JavaScript Developer Survey 2011 Results

Alex R. Young





community surveys

JavaScript Developer Survey 2011 Results

Posted by Alex R. Young on .

community surveys

JavaScript Developer Survey 2011 Results

Posted by Alex R. Young on .
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The results are in! Thanks to everyone who took part, your answers are
now the property of the community.

The raw result set is here: JavaScript Developer Survey 2011,
A summary of the results generated by Google Docs can be downloaded
here: JavaScript Developer Survey 2011,

I got the feeling that client-side developers felt a little
underrepresented by the survey, so in future I can run additional
client-side, server-side, or even Node-specific surveys if enough people
are interested.

The purpose of this survey is purely to gather information that will
help people develop software and services for JavaScript developers. For
example, if you're looking to develop an open source project and want to
see what areas are lacking, then maybe this data might be useful.
Download the data, and use it!


Almost everyone who took part said they do browser development (98%).
Server-side web app development is also popular, at 45%. This is up 10%
from last year. I find it encouraging to see an strong interesting in
Unix scripting (14%).

The preferred server-side interpreter was Node, at 71%. 12% selected
Other, and there were some strongly-worded comments about including more environments. Also, clarification will be applied in future surveys
to state whether the question relates to browser, server, or both, and
in this case it wasn't clear to some people.

Testing, Static Analysis, Benchmarks

58% of people don't write tests. This is actually down from 68% last
year. I appreciate that testing might seem awkward for client-side
development, but it's not uncommon to find open source client-side code
bundled with tests, so I'd encourage both browser-based and server-side
developers to at least write basic tests if possible.

JSLint is still the king of static analysis (67%), but Google Closure
Compiler and YUI Compressor are close by at 25% and 21% respectively.

Now the shocking news: Jasmine (44%) has edged out QUnit (41%)! Vows is
also doing well with 13%. Express/Mocha scored 11%, slightly ahead of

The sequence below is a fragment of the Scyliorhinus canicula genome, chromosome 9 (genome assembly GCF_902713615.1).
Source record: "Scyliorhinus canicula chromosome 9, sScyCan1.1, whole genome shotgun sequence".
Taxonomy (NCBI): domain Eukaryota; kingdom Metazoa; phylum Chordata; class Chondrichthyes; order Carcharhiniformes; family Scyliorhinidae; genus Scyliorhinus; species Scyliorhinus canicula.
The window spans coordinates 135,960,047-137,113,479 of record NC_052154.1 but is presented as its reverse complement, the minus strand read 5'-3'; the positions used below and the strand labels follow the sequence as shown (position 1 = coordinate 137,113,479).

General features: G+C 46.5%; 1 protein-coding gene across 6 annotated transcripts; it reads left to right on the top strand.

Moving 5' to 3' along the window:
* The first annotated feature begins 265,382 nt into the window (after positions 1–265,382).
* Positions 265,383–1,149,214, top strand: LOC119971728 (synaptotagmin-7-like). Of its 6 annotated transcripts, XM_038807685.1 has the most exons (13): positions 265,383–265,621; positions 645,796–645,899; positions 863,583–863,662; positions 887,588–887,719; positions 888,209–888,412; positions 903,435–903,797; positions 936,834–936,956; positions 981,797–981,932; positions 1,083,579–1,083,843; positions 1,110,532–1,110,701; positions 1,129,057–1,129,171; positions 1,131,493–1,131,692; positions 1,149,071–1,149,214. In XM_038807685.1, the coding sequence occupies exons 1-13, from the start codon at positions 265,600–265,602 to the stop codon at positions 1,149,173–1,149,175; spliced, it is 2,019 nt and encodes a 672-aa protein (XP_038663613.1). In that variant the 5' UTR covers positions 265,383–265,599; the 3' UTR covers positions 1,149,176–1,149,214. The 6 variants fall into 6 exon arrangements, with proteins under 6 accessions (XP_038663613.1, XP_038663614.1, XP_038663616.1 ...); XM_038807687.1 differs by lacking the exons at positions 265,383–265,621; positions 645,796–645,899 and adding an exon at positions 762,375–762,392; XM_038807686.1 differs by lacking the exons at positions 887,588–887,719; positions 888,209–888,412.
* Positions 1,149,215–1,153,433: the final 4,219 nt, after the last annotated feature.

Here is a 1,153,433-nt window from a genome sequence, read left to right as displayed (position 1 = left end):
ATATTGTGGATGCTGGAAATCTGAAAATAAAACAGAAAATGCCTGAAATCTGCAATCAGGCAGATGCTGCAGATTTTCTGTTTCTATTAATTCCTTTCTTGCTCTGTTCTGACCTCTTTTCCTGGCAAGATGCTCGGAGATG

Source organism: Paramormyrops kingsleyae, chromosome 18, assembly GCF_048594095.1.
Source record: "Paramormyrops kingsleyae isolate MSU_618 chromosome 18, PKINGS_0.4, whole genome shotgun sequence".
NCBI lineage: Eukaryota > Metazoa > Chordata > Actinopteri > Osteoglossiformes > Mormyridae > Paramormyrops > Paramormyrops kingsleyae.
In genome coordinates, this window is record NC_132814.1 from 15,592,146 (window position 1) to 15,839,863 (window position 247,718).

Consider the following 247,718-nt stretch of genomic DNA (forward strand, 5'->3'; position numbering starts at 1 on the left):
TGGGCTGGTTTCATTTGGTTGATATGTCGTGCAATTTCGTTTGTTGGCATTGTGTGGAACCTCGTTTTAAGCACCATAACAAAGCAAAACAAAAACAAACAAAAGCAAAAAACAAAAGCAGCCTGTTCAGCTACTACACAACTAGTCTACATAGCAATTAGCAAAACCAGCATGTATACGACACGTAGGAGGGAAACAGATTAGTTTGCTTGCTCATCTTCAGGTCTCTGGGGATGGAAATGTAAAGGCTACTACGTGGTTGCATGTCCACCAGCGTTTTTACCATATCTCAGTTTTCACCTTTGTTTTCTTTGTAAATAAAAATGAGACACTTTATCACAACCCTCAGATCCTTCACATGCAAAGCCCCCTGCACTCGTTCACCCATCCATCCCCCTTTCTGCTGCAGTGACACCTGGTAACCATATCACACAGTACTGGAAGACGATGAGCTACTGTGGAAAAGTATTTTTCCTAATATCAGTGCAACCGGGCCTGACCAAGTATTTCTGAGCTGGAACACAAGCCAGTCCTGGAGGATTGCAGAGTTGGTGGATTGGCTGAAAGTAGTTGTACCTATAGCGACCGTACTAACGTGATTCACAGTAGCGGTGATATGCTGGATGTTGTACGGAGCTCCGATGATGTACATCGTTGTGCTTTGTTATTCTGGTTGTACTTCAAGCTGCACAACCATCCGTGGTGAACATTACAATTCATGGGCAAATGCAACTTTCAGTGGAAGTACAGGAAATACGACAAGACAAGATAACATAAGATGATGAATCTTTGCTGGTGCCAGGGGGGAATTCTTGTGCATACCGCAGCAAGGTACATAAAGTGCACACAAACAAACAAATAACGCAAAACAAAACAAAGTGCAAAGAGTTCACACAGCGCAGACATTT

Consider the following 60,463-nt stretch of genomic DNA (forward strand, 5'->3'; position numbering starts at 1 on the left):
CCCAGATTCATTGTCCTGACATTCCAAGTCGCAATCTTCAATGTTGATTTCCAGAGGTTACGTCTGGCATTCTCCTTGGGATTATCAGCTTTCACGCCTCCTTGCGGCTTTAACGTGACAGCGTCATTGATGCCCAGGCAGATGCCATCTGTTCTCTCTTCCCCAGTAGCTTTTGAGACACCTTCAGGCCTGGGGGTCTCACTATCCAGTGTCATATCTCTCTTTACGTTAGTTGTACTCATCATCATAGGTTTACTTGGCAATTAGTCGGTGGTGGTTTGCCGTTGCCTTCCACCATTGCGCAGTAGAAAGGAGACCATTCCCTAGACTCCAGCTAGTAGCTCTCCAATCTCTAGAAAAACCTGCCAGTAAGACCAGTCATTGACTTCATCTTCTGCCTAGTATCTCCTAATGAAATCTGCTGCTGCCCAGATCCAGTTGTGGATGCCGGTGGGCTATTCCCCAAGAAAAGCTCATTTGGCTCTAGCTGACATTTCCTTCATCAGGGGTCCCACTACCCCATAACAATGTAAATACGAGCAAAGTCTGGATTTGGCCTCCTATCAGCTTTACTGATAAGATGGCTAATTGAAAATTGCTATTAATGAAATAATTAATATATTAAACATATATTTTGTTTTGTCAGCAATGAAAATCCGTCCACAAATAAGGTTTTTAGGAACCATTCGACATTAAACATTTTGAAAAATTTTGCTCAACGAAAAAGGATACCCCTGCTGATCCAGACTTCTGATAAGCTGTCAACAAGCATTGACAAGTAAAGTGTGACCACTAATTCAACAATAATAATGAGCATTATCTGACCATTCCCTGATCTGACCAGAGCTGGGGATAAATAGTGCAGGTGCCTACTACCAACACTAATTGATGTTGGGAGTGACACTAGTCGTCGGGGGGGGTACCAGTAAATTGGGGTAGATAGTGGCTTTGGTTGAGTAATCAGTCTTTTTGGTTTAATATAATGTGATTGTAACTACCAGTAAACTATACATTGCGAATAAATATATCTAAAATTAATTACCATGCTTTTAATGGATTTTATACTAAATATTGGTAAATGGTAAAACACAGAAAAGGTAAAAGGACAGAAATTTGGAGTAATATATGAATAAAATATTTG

Nodeunit at 8%.

Another surprising trend is YUI Compressor is beating Google's Closure
Compiler for minifying code, at 41% vs. 31%. JSMIN is down in popularity
again, from 25% last year to 20% this year.

The well-known cabal of Node developers with prominent packages on NPM
are known for writing benchmarks. However, this survey showed that 81%
of respondents use client-side tools for debugging. I suspect the Node
benchmark fetishists (and I mean that in the nicest possible way) were
represented by the 20% that answered "benchmark using my own code".

Project Discovery and Hosting

Most people find JavaScript libraries and tools through GitHub (81%).
Search engines are the next most popular method (51%). NPM seemed a
little bit low to me, at 20% -- the website isn't actually too bad for
discovering projects, it supports keywords and has links to dependent
projects. When I'm working on a Node project I often find useful
libraries through search.npmjs.org.

GitHub is the champion of hosting for personal JavaScript projects
(90%). Bitbucket is the second most popular at 10%. I wonder if Bitbucket will grow next year given the generous deal they have on
private project hosting?

Google's CDN is the most popular third-party hosting service (83%).


WebKit inspector has edged out Firefox with 66%, compared to 58%.
Surprisingly, 525 people (51%) use node --debug, which
interested me because a lot of people ask me about Node debugging
without even realising it has the --debug option.

131 people said they use the Cloud 9 IDE as part of the debugging
question. I've tried this service out myself and it does seem like an
interesting way to work on client-side code (technically any code, but
the debugging for client-side code is impressive).


PHP remains the most popular language amongst our readers, with 46%,
which is the same as last year. I expected (wanted) more people to be
interested in Clojure (2%) or Lisp in general (2%), but Ruby, Java,
Python, and C#/.Net were the other most popular languages, which is
again unchanged from last year.


I promised people in the comments that I'd mention some of the "Other"
field data. This is by no means an exhaustive look at this data, but
some interesting observations.

Some people said they had "no preference" when it came to interpreter.
Others seemed upset that I didn't include 'V8', but I meant the question
to be purely about server-side JavaScript, so I should have clarified
that and just included Node, Ringo, etc.

In terms of unit testing, I found the following mentioned:

  • Ringo's test module
  • Sinon.JS
  • Evidence.js
  • Around 10 custom or homegrown unit testing frameworks
  • "I must start doing this", "I CODE EVERYTHING PERFECT ON THE FIRST TRY"

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